In a small vSphere environment that I’ve recently been working on, I started to notice that some of my VMs were disappearing off the network from time to time. Reboots of the VM didn’t seem to fix the issue but a quick vMotion of the VM to another host did. If you haven’t figured it out yet, one of my hosts was missing a VLAN and VMs connected to a certain portgroup were affected whenever they ran on the host. vSphere will warn you if a host that you’re trying to migrate a VM to doesn’t have the right portgroup and host profiles (if you’re using Enterprise Plus licensing) will alert you to the fact that a portgroup isn’t configured with the right VLAN ID but nowhere in vSphere will you get an alert if a required VLAN is not […]
On Wednesday 25th April scripting genius Luc Dekens will be running an online session demonstrating how to automate the creation and configuration (including guest OS) of VMs. If you want to learn more about PowerCLI / PowerShell or you need to hone your existing skills it’d be well worth registering. Register here…
A few times in the last few weeks I’ve been asked if it’s worth learning PowerShell. My answer is always “yes”. Rather than repeat myself too often I thought I’d make a post out of it.
But first, an apology. I met a chap at vBeers in London about 6 weeks ago. His background was more UNIX than Windows but he recognised that PowerShell was something that he’d have to learn a bit about. At the time I did promise to send him a few useful links to get started. As you might have guessed, I didn’t do it.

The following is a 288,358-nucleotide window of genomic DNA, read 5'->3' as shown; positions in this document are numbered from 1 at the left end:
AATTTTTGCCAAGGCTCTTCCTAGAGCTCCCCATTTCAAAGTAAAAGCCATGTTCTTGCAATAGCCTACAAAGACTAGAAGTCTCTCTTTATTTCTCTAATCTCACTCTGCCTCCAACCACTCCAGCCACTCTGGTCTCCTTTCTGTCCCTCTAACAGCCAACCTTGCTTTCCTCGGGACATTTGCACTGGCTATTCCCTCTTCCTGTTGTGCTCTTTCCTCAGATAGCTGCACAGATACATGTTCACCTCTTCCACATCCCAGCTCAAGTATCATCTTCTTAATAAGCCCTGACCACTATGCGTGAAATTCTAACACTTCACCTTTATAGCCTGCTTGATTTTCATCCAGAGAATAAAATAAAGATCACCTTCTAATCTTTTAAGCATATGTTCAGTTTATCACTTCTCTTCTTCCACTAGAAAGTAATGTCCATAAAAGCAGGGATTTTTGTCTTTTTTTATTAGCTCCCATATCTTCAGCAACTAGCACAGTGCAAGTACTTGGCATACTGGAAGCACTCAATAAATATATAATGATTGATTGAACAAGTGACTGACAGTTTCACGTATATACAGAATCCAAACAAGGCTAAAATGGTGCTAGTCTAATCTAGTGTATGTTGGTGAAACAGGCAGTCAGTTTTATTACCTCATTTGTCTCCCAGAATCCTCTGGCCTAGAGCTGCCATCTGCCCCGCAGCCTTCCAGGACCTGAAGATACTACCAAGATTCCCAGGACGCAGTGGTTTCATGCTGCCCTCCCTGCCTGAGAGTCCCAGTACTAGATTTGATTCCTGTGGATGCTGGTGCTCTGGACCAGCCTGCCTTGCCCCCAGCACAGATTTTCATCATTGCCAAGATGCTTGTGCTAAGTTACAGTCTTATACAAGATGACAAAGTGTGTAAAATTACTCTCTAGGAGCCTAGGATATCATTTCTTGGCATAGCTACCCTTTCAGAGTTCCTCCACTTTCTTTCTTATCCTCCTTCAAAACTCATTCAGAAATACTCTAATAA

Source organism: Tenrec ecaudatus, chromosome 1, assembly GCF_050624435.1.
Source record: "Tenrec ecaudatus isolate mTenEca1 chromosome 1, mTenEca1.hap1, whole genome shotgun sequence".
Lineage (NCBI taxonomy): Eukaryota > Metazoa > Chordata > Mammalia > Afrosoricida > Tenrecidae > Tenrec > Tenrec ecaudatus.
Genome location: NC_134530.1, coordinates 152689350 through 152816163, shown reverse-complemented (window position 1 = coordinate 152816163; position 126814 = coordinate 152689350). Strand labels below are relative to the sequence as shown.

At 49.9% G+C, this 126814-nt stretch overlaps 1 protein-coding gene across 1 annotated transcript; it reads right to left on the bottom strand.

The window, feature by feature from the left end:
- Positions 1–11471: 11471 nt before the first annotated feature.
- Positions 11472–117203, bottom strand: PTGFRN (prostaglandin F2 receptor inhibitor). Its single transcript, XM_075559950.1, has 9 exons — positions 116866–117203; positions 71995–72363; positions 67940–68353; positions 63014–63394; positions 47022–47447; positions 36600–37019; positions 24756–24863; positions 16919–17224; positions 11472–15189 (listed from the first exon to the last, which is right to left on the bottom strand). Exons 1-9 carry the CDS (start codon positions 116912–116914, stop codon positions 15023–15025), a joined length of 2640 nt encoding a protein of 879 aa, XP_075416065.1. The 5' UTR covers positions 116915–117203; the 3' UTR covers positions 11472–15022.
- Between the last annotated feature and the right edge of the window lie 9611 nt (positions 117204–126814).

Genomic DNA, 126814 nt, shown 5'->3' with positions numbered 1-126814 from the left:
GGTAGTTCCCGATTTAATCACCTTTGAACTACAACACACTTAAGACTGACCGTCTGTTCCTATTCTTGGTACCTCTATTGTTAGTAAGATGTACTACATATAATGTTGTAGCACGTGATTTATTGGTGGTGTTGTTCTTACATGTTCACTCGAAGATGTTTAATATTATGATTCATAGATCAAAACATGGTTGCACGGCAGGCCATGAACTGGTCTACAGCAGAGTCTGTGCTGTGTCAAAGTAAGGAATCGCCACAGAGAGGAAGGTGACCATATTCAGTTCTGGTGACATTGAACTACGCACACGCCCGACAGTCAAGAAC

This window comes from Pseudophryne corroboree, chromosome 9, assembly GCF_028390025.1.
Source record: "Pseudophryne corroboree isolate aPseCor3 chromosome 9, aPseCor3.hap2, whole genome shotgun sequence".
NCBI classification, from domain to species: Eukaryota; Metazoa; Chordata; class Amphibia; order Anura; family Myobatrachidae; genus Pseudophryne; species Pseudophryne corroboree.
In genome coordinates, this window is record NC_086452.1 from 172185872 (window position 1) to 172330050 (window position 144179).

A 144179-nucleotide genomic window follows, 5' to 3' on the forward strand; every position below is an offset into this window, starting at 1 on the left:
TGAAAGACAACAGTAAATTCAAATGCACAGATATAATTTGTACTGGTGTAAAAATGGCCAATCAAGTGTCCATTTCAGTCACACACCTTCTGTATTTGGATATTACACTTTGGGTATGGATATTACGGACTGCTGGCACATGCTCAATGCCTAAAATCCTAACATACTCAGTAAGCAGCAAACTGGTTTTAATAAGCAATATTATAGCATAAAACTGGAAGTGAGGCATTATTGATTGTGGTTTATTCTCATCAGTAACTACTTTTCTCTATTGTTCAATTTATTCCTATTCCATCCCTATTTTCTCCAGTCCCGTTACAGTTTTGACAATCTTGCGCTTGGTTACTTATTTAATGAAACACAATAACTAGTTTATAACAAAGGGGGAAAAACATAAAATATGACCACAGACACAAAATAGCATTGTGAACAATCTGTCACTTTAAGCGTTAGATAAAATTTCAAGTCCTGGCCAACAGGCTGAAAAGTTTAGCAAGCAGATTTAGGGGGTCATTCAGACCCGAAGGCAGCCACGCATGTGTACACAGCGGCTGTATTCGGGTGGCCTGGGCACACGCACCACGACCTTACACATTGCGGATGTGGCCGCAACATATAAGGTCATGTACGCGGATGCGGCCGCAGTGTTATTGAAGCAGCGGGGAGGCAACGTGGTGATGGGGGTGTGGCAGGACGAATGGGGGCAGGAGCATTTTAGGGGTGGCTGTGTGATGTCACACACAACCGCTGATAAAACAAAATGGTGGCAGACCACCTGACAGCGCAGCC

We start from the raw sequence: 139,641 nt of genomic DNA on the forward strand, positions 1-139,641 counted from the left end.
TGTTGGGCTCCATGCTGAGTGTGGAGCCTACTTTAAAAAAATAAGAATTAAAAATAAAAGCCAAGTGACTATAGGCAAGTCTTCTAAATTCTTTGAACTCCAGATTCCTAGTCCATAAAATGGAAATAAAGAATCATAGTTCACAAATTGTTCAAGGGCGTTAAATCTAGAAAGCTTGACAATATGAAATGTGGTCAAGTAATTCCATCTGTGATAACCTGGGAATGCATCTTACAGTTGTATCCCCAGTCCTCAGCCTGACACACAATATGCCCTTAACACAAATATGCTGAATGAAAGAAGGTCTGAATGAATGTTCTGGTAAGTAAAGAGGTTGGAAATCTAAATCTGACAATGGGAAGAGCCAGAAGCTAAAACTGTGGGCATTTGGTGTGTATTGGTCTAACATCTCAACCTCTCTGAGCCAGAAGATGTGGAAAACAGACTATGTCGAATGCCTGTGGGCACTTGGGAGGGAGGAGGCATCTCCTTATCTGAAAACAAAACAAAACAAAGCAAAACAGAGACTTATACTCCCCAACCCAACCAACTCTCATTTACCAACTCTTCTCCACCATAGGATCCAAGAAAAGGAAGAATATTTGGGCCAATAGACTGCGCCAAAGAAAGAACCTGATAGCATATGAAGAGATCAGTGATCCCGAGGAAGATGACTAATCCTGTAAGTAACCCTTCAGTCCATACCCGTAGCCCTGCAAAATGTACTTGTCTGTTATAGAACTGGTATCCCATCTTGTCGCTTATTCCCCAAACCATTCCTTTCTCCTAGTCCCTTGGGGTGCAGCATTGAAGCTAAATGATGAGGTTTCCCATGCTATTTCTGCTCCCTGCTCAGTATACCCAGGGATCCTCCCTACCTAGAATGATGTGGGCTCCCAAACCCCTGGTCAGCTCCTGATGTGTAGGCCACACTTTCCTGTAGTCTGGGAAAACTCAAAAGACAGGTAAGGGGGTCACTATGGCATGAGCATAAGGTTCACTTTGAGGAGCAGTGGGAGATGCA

So… Jeff, I’m sorry.
For the benefit of Jeff and anyone else, here are some places to start when it comes to PowerShell and also PowerCLI (VMware’s extension cmdlets to PowerShell for managing their products). (more…)
If, like me, you make your ESX / ESXi server passwords nice and complex you end up having to dig them out of a password safe every time you want to connect directly to one of them. Or you have an SSH connection manager of some sort perhaps. Even then, there will come a time when you want to connect directly and that 16 character, random, mixed case password just isn’t memorable enough for you to use it. Luckily if you’re running vSphere 4.1 or later you can configure your hosts to use AD authentication. Hooray! Obviously there are security implications to doing this. Each environment is different and any risks should be considered before implementing this. So, let’s deal with the pre-requisites first. There are three of those: Time synchronisation – Your ESX / ESXi hosts must be synchronised […]
Just a quick one today and I’m only putting it up here because it’s a one-liner and they always make me smile 🙂 Of the multiple clusters on one vCenter server that I’m working on, one of them has some resource pools that we don’t really need. Rather than dragging and dropping a few dozen VMs from one resource pool to the root resource pool of the cluster in the vSphere client I thought I’d use PowerCLI. [ps]Get-ResourcePool -name "MyResourcePool" | Get-VM | Move-VM -Destination (Get-Cluster -name "MyCluster" | Get-ResourcePool -name "Resources")[/ps] Job Done!